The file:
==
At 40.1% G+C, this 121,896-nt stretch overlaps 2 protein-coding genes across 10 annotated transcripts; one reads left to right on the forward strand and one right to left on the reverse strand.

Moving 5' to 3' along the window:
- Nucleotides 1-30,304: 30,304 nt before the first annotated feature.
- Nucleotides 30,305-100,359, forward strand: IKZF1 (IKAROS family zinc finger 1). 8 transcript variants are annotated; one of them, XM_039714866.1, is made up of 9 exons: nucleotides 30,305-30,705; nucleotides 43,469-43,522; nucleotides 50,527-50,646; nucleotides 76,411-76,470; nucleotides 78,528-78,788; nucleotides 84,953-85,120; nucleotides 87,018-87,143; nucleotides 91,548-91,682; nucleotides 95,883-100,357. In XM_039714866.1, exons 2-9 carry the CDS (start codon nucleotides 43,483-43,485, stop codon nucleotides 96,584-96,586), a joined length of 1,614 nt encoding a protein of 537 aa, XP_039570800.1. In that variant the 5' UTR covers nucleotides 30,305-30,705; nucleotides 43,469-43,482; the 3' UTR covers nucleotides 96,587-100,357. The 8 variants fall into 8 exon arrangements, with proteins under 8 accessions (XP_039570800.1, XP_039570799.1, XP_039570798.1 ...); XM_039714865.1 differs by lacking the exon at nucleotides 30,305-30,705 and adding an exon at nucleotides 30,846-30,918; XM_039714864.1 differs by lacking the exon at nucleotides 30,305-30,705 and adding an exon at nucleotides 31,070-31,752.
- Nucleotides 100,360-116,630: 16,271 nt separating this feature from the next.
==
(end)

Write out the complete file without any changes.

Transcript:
At 40.1% G+C, this 121,896-nt stretch overlaps 2 protein-coding genes across 10 annotated transcripts; one reads left to right on the forward strand and one right to left on the reverse strand.

Moving 5' to 3' along the window:
- Nucleotides 1-30,304: 30,304 nt before the first annotated feature.
- Nucleotides 30,305-100,359, forward strand: IKZF1 (IKAROS family zinc finger 1). 8 transcript variants are annotated; one of them, XM_039714866.1, is made up of 9 exons: nucleotides 30,305-30,705; nucleotides 43,469-43,522; nucleotides 50,527-50,646; nucleotides 76,411-76,470; nucleotides 78,528-78,788; nucleotides 84,953-85,120; nucleotides 87,018-87,143; nucleotides 91,548-91,682; nucleotides 95,883-100,357. In XM_039714866.1, exons 2-9 carry the CDS (start codon nucleotides 43,483-43,485, stop codon nucleotides 96,584-96,586), a joined length of 1,614 nt encoding a protein of 537 aa, XP_039570800.1. In that variant the 5' UTR covers nucleotides 30,305-30,705; nucleotides 43,469-43,482; the 3' UTR covers nucleotides 96,587-100,357. The 8 variants fall into 8 exon arrangements, with proteins under 8 accessions (XP_039570800.1, XP_039570799.1, XP_039570798.1 ...); XM_039714865.1 differs by lacking the exon at nucleotides 30,305-30,705 and adding an exon at nucleotides 30,846-30,918; XM_039714864.1 differs by lacking the exon at nucleotides 30,305-30,705 and adding an exon at nucleotides 31,070-31,752.
- Nucleotides 100,360-116,630: 16,271 nt separating this feature from the next.